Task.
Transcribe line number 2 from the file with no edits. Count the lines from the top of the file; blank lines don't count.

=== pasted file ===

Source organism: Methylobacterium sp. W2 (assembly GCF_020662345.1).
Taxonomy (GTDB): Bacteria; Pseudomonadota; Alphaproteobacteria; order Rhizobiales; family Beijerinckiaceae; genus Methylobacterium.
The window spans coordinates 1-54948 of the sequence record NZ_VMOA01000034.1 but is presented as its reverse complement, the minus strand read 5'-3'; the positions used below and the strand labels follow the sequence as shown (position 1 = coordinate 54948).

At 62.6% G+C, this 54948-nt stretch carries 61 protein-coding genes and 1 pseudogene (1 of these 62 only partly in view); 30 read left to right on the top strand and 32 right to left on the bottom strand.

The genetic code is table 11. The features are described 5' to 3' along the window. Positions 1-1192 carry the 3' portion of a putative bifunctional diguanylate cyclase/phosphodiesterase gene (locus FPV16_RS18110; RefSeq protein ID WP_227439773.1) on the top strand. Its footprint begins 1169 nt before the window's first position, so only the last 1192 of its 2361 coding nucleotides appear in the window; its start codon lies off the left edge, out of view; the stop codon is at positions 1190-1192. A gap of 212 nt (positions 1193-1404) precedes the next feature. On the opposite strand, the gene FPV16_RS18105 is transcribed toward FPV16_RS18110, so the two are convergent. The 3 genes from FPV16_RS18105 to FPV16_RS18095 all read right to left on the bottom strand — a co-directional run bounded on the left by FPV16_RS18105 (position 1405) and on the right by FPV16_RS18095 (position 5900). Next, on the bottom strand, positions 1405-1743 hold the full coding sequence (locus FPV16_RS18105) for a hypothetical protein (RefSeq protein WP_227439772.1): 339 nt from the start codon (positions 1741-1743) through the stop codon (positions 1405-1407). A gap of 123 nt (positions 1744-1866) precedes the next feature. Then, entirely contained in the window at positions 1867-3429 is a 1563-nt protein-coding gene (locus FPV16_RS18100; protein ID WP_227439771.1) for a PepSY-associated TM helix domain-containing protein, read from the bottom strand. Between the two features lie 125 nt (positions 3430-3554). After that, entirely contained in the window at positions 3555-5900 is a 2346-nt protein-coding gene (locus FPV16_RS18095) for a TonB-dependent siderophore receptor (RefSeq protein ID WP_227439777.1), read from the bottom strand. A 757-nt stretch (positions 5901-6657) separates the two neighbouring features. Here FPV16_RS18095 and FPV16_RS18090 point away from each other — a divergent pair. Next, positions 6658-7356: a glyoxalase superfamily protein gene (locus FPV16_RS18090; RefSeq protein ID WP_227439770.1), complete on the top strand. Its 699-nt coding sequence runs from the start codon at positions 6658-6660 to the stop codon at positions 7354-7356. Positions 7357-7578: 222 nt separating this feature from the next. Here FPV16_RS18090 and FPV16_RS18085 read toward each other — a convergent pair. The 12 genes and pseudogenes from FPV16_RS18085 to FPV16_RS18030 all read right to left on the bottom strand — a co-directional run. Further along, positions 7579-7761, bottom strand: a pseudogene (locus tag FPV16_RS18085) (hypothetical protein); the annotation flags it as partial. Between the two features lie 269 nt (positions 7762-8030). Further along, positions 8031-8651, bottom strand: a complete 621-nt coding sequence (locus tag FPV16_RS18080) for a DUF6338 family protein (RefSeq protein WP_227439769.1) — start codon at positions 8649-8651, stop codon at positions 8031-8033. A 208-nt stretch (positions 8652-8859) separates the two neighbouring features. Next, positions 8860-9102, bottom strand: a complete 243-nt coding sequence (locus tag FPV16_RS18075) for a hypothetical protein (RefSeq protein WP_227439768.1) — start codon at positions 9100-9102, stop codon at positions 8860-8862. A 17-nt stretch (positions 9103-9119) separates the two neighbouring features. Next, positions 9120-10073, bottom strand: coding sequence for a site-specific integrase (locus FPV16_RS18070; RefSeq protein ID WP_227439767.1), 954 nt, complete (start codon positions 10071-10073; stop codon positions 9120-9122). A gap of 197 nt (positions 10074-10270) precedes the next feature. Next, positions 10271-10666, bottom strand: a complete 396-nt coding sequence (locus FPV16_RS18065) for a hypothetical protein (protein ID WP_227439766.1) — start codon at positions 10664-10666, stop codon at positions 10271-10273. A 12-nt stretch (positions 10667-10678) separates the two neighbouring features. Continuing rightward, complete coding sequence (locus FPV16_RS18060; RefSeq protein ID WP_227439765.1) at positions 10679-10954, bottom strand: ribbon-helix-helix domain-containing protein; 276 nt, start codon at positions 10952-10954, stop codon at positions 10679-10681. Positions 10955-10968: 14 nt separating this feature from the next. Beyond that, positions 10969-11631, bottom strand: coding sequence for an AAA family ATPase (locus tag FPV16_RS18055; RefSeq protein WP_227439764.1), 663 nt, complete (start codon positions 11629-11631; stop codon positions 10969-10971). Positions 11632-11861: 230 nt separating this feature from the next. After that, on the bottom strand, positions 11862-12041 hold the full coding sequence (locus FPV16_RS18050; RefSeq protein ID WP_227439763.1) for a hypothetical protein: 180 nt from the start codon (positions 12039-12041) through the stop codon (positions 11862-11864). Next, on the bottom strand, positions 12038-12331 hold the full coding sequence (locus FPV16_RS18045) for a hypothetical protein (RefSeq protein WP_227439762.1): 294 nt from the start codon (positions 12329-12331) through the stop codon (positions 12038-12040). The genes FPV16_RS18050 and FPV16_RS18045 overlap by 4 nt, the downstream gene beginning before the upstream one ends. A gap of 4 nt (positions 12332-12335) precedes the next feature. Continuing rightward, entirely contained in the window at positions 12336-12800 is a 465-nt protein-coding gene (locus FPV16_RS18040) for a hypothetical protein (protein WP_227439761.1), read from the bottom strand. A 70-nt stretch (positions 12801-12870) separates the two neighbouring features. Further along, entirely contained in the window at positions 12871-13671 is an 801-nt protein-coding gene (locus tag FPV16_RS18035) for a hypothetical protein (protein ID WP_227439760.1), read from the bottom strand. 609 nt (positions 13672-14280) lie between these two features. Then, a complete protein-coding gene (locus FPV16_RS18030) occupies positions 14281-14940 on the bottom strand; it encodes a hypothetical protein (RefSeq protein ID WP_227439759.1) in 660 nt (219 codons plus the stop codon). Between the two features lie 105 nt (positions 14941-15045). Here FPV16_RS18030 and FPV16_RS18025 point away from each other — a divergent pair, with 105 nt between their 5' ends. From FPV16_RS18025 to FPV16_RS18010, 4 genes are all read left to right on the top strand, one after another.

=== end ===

Taxonomy (GTDB): Bacteria; Pseudomonadota; Alphaproteobacteria; order Rhizobiales; family Beijerinckiaceae; genus Methylobacterium.